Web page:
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BIOL 1602 Lecture Notes - Cytosine, Messenger Rna, Cell Nucleus

Course Code
BIOL 1602
Rebecca Jubis

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Nucleic Acids - The Key to Life
Nucleic acids carry the genetic code that determines the order of amino acids in proteins
Genetic material stores information, can be replicated, and undergoes mutations
Differ from proteins as it has phosphorus and NO sulphur
Made up of several chains of nucleotides
DNA and RNA are types of nucleic acids
Sugar-phosphate backbone (ensures stability of the molecule)
o Pentose sugar
Deoxyribose in DNA
Ribose in RNA
o Phosphate group
Organic bases
o Purines (double rings of C and N - bigger)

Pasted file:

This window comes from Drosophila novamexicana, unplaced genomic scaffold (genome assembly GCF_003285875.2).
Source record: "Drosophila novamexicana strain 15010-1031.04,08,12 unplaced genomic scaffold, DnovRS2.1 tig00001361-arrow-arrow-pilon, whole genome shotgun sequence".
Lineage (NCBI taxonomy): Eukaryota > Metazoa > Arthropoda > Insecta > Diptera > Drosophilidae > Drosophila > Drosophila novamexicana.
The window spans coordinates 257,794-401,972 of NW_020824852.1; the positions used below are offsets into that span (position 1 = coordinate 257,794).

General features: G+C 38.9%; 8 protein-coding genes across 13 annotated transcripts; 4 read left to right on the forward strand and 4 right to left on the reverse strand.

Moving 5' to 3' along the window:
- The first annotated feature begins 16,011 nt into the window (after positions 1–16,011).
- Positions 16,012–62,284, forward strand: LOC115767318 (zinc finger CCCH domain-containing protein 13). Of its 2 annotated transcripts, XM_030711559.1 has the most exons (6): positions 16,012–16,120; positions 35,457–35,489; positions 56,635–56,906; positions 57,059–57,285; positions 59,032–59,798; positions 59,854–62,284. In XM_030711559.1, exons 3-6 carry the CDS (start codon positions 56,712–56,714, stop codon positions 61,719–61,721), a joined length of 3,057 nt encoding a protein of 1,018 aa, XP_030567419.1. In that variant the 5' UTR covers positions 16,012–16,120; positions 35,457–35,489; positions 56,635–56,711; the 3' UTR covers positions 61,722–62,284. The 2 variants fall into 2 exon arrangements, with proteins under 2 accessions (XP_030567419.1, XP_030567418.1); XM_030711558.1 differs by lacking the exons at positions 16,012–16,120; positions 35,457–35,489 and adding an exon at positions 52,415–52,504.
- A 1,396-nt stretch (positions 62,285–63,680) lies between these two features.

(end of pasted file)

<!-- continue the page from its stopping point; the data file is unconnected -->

o Pyrimidines (single ring of C and N - smaller)
Thymine in DNA only
Uracil in RNA only
Deoxyribonucleic Acid (DNA)
Made up of 2 separate chains of nucleotides hold together by base pairing
o Connected by weak hydrogen bonds
o Can easily be opened for replication
o Adenine-Thymine has 2 H-bonds
o Cytosine-Guanine has 3 H-bonds
DNA normally twist into a helix (coil) / forms a double helix
o Makes the molecule compact (store a lot in small space)
o Protects from damage as base pairs are facing inwards
Both chains of DNA are
o Directional → according to the attachment between sugars and phosphate group
o Antiparallel → essential for gene coding and replication
Semi-Conservative Replication of DNA
Semi-conservative replication: each DNA strand acts as a template for the formation of a
new strand
Happens during interphase S of the cell cycle
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